In 1890 Dowson & Taylor introduced from America an armoured fire door, constructed of pinewood boards of a given thickness nailed across each other in a special way, and finally sheathed in tinned steel plates, joined together according to a special process which allowed the plates to expand under the influence of heat and yet remain airtight. The idea of using a wooden door to resist the spread of fire met with as much ridicule as had Wilkinson’s idea of an iron boat a hundred years before. Today, however, the Armoured Fire Door stands proved by its performance in saving many buildings from destruction by fire and it is in universal use. Fire fighting experts recommend it, and architects specify it just as confidently as they specify brick for walls and glass for windows. In order to enable the company to meet a growing demand the manufacture of fire resisting doors was transferred in 1906 to a separate works at Preston.

The advance in technical knowledge subsequently resulted in the development of a Composite door, manufactured of steel and asbestos. This door is used where it is necessary to have a fire door, which harmonises with its surroundings. Although the composite door has good fire resisting qualities it cannot give the results proved by actual fire experience in the use of the armoured door.

A somewhat parallel line of manufacture has been the production, since 1925, of steel rolling shutters, Although the majority of steel rolling shutters supplied by Mather & Platt Ltd., are installed for the normal purpose of providing access to a building for which they have many obvious advantages over wooden doors. They have fire resisting qualities, which bring them within the orbit of the fire engineering department. Furthermore, when Rolling Shutters are required for the definite purpose of providing a fire-resisting curtain they can be made to close automatically in case of fire and to comply with the requirements of the Fire Offices Committee. The Company pioneered the installation of electrically operated shutters and is one of the largest producers of steel rolling shutters in the country. Tens of thousands of shutters have been manufactured and installed in all parts of the world and under all conditions; located from the equator to the Polar regions and varying in application from a loading bay in an engineering works to installation on board ship including the famous aircraft carrier the “Ark Royal’ which was equipped with twenty Mather & Platt shutters at the time of the notorious nightly broadcast “Where is the Ark Royal?" Wags ‘in the know’ at Park Works were saying “They must be deaf, there are enough steel rolling shutters on her to hear her rattling along anywhere between Shanghai and Peru”.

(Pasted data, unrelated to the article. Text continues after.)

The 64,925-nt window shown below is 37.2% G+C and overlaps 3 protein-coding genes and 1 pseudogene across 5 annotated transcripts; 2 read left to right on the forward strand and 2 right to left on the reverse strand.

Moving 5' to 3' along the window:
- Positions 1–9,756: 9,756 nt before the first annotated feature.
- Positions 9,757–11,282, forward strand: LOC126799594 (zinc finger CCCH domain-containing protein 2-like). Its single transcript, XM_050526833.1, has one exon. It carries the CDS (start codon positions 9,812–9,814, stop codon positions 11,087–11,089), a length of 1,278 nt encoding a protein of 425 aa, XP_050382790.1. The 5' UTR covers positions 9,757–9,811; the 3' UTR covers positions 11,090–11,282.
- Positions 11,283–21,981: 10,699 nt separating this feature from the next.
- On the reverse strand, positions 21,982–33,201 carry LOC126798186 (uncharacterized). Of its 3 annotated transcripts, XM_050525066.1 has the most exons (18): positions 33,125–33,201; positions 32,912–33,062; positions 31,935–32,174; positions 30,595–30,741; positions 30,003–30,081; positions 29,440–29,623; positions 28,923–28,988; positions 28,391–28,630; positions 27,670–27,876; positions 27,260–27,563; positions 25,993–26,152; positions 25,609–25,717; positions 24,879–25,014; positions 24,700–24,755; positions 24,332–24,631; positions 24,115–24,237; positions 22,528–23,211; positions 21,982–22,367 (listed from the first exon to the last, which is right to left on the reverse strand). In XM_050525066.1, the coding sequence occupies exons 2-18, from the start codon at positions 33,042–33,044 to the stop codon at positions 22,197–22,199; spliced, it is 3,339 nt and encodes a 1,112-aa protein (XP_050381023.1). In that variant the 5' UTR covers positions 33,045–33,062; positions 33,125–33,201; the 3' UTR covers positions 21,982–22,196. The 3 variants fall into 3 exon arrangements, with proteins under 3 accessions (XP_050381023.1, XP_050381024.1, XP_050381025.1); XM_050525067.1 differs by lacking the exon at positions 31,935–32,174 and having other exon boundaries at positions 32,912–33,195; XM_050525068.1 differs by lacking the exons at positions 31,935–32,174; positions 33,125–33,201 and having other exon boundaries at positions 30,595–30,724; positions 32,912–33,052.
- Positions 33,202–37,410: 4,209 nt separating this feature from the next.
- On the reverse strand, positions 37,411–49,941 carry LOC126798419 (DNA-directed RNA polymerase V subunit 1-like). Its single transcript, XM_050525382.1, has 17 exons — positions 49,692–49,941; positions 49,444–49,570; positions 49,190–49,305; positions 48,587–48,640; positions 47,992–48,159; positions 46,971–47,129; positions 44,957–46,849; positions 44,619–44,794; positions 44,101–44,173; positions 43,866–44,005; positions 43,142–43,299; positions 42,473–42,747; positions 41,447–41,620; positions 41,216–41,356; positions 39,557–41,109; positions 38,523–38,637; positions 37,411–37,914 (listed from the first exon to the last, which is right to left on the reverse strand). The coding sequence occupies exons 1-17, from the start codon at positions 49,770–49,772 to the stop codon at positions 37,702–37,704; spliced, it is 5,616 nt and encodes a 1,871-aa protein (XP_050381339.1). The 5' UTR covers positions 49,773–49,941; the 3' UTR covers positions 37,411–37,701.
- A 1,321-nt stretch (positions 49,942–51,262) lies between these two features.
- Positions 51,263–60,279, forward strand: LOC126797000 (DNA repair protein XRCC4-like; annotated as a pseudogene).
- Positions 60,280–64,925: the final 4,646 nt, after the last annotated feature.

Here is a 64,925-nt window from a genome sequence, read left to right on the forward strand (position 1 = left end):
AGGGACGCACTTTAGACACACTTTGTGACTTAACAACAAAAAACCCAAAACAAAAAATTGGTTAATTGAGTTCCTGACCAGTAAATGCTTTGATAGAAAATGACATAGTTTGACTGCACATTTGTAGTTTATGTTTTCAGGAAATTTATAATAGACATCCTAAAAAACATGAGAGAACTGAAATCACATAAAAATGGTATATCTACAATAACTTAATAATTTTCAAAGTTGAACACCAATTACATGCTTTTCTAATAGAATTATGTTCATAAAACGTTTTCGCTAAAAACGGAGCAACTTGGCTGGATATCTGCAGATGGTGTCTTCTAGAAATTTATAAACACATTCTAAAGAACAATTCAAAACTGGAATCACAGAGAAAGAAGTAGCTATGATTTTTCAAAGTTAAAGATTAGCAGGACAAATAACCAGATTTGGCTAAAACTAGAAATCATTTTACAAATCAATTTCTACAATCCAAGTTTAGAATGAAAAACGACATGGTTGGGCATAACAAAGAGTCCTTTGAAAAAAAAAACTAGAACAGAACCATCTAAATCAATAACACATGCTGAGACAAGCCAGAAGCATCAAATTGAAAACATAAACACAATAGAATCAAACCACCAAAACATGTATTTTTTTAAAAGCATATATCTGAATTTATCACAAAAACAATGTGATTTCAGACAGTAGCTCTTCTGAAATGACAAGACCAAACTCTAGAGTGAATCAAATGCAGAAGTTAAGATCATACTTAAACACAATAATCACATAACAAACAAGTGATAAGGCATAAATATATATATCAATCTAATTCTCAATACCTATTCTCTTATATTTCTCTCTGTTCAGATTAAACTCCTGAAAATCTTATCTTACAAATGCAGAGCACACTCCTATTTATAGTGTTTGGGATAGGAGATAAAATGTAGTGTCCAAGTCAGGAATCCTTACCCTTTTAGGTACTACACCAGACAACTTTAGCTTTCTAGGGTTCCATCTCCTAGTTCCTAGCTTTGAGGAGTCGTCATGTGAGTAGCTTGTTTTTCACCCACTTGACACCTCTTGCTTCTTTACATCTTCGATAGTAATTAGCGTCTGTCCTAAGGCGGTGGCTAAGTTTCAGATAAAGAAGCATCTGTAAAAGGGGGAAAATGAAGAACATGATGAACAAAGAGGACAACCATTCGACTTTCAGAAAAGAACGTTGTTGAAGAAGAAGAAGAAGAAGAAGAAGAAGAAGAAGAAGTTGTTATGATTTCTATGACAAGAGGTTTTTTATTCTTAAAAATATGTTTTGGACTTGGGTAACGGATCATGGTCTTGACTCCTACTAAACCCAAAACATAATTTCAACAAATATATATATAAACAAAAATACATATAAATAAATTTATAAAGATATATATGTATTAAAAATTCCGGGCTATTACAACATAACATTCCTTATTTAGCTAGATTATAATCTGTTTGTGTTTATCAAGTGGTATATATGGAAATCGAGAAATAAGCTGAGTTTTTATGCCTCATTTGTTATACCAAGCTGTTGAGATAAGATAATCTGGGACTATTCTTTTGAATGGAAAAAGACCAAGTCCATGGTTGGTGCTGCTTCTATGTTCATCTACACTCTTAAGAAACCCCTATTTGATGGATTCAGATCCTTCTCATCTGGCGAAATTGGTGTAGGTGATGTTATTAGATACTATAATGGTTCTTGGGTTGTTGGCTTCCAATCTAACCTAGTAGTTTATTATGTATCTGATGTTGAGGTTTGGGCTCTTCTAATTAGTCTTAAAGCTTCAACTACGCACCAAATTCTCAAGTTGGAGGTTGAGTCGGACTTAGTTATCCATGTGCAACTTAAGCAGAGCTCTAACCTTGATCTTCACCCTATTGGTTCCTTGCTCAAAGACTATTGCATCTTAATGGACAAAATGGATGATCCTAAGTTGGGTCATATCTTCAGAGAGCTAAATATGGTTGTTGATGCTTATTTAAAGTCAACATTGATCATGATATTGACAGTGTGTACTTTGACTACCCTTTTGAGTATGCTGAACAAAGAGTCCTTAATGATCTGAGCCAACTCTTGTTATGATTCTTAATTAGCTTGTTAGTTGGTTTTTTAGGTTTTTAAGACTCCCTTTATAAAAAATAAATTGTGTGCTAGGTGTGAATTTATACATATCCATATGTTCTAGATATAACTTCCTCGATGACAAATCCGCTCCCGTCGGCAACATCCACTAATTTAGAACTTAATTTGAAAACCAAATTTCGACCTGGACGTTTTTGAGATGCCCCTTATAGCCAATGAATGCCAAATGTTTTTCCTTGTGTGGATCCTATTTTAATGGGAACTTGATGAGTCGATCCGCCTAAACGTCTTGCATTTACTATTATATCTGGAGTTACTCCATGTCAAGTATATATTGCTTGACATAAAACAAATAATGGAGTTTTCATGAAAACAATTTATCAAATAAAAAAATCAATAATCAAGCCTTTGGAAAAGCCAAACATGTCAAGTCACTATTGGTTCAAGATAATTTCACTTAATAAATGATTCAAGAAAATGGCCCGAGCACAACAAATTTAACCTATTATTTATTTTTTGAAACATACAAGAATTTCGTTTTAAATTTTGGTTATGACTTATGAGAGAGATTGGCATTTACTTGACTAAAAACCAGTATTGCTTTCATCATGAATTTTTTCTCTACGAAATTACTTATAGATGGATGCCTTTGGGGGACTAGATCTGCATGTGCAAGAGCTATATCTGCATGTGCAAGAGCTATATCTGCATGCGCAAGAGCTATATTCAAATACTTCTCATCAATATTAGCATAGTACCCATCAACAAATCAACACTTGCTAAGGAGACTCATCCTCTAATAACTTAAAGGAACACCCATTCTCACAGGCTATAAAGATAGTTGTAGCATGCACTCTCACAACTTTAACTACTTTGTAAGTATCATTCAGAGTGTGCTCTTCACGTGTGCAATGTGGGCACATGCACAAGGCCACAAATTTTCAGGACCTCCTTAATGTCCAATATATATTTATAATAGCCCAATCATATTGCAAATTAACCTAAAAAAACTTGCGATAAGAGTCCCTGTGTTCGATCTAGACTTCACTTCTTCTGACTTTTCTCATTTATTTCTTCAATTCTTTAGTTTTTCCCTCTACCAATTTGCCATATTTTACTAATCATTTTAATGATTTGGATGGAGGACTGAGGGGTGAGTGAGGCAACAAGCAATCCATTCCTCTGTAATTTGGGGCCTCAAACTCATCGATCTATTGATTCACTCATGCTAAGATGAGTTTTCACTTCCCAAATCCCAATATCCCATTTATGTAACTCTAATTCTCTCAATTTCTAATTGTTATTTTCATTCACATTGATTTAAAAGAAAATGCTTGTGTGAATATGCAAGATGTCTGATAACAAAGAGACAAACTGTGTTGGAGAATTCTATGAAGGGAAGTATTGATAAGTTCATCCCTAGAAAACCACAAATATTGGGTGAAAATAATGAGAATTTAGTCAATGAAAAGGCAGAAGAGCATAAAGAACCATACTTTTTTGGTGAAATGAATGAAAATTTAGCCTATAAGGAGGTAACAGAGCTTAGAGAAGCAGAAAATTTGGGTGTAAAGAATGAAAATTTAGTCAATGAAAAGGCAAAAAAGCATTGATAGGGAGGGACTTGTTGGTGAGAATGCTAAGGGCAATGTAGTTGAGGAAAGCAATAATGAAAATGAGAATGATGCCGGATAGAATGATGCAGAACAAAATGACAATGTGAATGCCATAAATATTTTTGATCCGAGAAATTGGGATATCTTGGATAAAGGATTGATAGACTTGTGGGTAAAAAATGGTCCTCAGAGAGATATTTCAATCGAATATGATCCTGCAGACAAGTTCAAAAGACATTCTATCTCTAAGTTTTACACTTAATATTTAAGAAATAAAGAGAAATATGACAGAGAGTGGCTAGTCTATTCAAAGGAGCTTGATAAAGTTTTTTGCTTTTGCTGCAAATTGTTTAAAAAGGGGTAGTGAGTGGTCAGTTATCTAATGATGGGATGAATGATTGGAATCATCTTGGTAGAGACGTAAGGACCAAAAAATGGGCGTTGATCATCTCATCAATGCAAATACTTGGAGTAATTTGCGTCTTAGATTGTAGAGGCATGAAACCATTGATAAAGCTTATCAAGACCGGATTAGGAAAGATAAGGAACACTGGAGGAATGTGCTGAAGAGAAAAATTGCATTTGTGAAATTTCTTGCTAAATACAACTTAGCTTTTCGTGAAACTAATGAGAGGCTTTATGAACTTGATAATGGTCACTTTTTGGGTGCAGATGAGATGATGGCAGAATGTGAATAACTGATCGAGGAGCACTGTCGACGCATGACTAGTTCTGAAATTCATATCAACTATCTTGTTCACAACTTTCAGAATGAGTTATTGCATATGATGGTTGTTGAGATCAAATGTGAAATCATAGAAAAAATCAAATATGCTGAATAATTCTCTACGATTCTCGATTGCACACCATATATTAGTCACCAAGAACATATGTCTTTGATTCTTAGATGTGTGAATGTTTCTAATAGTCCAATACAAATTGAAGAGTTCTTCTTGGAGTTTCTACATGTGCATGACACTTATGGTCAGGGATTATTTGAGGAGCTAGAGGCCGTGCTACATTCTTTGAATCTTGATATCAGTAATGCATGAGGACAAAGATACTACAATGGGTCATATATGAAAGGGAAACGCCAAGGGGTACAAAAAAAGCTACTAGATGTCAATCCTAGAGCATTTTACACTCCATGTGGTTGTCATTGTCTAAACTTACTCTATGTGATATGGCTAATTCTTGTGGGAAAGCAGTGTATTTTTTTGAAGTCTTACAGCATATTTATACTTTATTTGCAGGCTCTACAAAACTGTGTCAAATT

Another product of the Department closely identified with the early days in the sprinkler business is the cast iron storage tank, built from standardised cast iron plates. This was designed originally as an adjunct to a sprinkler installation at a time when most sprinkler systems were fed by gravity and the erection of an overhead tank in one piece would have presented considerable difficulty but it is now employed for many other industrial purposes.

In 1932 Mather & Platt Ltd. entered the field of Industrial heating when they commenced to manufacture the ‘Thermolier’ Unit Heater which John Taylor had been used with great advantage in many modern American factories. His early model was based on the successful American design but it was later revised to conform to British Standards. Although British industrial conservatism formed a serious barrier to the initial acceptance of the Unit heater principle “Thermolier” heaters have new become firmly established.

The most far reaching twentieth century fire fighting development, however, with the possible exception of the quartzoid bulb Sprinkler, has been the invention of a new system of extinguishing fires involving oil and other inflammable liquids by the use of water. Changes in the nature of materials used in many industries and the increased use of lubricating oil and diesel oil in industry as a whole have brought with them additional fire risks unknown forty or fifty years ago. One means of localising oil fire and yet allowing it to burn without spreading or damaging surrounding plant until the source of ignition had been shut off, was discovered in 1931. The Protector Spray System employed an even distribution of a cooling element with the maximum conservation of water.